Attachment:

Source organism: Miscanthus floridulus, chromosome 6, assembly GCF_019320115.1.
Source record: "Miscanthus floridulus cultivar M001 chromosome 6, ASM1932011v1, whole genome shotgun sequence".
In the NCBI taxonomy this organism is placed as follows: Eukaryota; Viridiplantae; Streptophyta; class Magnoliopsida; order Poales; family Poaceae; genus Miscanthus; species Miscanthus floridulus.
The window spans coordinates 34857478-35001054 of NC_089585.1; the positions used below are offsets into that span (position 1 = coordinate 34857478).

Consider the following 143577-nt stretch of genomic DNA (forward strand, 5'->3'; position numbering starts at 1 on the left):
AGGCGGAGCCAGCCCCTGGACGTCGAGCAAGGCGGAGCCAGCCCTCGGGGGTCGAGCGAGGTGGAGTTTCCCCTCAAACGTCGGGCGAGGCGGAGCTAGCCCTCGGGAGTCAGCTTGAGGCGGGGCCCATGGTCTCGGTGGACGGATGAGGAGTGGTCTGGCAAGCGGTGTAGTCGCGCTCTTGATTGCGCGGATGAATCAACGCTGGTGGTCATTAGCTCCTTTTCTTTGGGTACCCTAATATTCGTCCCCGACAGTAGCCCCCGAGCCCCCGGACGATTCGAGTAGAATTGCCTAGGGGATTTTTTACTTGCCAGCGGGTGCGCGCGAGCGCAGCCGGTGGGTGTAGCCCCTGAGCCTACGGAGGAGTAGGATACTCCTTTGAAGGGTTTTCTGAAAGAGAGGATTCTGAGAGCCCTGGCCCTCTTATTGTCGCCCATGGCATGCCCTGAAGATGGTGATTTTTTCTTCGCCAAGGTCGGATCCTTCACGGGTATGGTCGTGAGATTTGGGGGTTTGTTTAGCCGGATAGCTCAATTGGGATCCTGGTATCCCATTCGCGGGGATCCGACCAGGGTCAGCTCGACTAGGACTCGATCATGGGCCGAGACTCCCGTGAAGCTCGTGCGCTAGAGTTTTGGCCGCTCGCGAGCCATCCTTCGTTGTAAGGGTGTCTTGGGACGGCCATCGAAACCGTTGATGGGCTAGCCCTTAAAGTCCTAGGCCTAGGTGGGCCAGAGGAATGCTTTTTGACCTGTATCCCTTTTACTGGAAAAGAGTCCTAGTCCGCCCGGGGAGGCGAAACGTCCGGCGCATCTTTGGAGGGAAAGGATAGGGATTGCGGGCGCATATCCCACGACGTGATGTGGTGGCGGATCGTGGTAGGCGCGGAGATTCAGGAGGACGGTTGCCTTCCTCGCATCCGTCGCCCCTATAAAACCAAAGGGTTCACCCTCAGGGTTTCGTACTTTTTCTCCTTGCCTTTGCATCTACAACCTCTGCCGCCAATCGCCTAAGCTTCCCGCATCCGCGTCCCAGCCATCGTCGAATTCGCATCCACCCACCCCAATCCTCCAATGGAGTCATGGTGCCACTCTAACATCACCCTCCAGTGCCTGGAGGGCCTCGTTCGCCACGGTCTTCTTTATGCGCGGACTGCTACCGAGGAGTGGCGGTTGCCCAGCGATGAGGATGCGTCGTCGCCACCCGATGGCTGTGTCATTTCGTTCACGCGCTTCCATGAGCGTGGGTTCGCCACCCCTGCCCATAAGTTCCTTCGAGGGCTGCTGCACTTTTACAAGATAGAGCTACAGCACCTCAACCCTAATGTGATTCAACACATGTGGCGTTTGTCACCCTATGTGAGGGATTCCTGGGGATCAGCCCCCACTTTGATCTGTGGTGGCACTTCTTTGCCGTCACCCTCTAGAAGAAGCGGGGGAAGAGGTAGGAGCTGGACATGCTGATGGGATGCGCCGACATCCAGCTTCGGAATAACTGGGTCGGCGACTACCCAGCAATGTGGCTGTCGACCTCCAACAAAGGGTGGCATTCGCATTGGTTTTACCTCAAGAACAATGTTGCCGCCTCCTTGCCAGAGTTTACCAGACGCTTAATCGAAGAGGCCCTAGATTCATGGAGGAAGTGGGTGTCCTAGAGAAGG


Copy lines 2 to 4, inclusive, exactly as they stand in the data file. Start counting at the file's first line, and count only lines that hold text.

Source record: "Miscanthus floridulus cultivar M001 chromosome 6, ASM1932011v1, whole genome shotgun sequence".
In the NCBI taxonomy this organism is placed as follows: Eukaryota; Viridiplantae; Streptophyta; class Magnoliopsida; order Poales; family Poaceae; genus Miscanthus; species Miscanthus floridulus.
The window spans coordinates 34857478-35001054 of NC_089585.1; the positions used below are offsets into that span (position 1 = coordinate 34857478).